Ceasing to be the voice of a generation

Bob Dylan: No Direction Home, directed by Martin Scorsese

Amidst great fanfare, veteran director Martin Scorsese’s two-part documentary on the early career of Bob Dylan recently screened on PBS in the US and the BBC in Britain. In a largely chronological fashion, the documentary covers Dylan’s formative years in small-town Minnesota and his move to New York City and the folk scene in Greenwich Village. It ends with the controversy surrounding his “electric” tour of 1966.

At the end of that tour, Dylan was involved in a serious motorcycle accident that curtailed his work for a period. He was practically a recluse for several years. Although acknowledging that Dylan did continue to work, Scorsese focuses on what he considers the singer’s artistic zenith, the album Highway 61 Revisited,and his development away from the “protest” song movement of the folk scene. Running consistently through the film are performances of “Like A Rolling Stone” (the lyrics of which gave the film its title) and, particularly, footage from the British leg of the tour.

The tour was controversial. Dylan was accused of betraying the folk scene, and fans were bitterly divided on the band. The defining moment in Scorsese’s portrayal, and one of the most iconic from that tour, came at the Manchester Free Trade Hall. When Dylan plugged in his electric guitar for the second set, a fan shouted “Judas!” Dylan snarled, “I don’t believe you,” before turning to the band and urging them to “play it fucking loud!” That exchange, and the raw intensity of the ensuing performance of “Like A Rolling Stone,” provided Scorsese with the frame for his film.

One reason for the attention paid to this documentary was the contribution not just of those around Dylan at that time (Joan Baez, Liam Clancy, Pete Seeger, Dave Van Ronk and Allen Ginsberg were among those interviewed), but also of Dylan himself. Scorsese did not interview him, but he had access to some 10 hours of interview footage made by Dylan’s manager. In many ways, it makes for the most candid exploration of Dylan’s early artistic development to date; however, it still does not feel like the whole story.

Scorsese brilliantly evokes Dylan’s hometown of Hibbing, Minnesota, in the early 1950s. Unemployment was rising as the mining industry declined, with a resulting drop in living conditions; paranoia about impending nuclear attack was fuelled by the political tensions of the height of the Cold War. This found its cultural reflection in the creatively stifling atmosphere of a town where “nobody liked rock ‘n’ roll, blues or country” and where “you couldn’t be a rebel—it was too cold.”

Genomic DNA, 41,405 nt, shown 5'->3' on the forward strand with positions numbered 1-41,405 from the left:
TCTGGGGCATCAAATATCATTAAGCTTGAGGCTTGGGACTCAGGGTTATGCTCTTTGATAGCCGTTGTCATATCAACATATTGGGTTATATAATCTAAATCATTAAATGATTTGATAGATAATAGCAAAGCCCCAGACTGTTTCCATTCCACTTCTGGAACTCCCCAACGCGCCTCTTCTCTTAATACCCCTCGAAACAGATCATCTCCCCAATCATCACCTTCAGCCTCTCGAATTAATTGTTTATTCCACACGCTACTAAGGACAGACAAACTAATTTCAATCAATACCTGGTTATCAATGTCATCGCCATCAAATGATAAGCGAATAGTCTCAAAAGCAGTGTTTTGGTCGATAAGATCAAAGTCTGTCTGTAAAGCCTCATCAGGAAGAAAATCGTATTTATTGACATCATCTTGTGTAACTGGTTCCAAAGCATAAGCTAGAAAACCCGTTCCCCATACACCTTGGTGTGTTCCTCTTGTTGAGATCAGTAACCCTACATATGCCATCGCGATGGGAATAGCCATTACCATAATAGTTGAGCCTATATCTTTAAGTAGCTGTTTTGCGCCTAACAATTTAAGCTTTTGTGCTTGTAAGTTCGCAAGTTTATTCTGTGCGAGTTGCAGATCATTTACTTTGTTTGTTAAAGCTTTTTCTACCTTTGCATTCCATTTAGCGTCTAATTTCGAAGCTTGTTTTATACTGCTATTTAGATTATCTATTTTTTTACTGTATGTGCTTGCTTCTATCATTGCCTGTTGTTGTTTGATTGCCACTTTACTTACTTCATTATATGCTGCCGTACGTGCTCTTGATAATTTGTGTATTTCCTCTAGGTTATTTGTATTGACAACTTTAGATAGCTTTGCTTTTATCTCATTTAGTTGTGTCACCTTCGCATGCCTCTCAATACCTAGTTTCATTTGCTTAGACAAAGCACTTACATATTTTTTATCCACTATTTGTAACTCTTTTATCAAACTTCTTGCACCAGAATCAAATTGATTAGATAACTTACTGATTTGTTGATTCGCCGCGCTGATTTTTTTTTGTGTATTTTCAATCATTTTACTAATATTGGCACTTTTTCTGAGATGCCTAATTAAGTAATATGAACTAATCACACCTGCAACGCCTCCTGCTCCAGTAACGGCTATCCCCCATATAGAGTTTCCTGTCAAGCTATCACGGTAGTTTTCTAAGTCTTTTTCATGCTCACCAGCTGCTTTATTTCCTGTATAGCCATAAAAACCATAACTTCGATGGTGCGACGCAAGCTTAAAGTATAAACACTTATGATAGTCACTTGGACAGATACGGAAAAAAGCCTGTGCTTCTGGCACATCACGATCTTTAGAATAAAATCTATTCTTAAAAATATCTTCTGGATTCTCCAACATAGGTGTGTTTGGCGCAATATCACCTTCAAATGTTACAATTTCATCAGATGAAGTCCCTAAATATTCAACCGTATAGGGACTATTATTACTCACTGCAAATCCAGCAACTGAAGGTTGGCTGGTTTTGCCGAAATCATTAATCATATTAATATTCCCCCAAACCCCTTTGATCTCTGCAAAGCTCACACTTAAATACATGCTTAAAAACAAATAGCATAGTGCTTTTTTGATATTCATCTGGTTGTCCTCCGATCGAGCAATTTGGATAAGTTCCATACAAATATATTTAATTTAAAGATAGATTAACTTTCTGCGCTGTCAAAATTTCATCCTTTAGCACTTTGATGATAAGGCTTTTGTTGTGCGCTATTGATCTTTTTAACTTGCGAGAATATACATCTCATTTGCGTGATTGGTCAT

The young Dylan’s horizons were broadened by music on the radio: “Listening to the radio, I got bored being there,” he said. In a moment Scorsese clearly hopes will resonate with viewers of the 1966 tour, it is recalled how the principal at Dylan’s school closed the curtain on his rock-and-roll band. Dylan, according to one witness, was playing the piano as if attempting to destroy it.

Dylan (born in 1941) was listening to all sorts of music—country, the blues of Muddy Waters, and, eventually, folk. The latter, which had grown in part out of ethnomusicological researches into traditional songs as “music of the people,” had been promoted by the Stalinist Communist Party and other left circles as a means of tackling contemporary issues and espousing a broadly progressive political outlook in popular song. In contrast to the banality of such contemporary songs as “How Much Is That Doggy In The Window,” Dylan found the radical songwriting of Woody Guthrie something from which “you could learn how to live.”

At the same time, the American folk scene offered a wide range of performance models, accepting the high-art theatricality of a John Jacob Niles alongside the more “home-spun” performances of Guthrie. (One of the treats of the documentary was brilliant footage of Niles and the singer Odetta.) In the American scene, there was not the same emphasis on formal “authenticity” as there was to be in the English folk revival. Alongside the content of the music, therefore (“Folk music delivered something I felt about life, people, institutions and ideology”), Dylan was also receptive to its forms, describing it as “traditional music that sounded new.”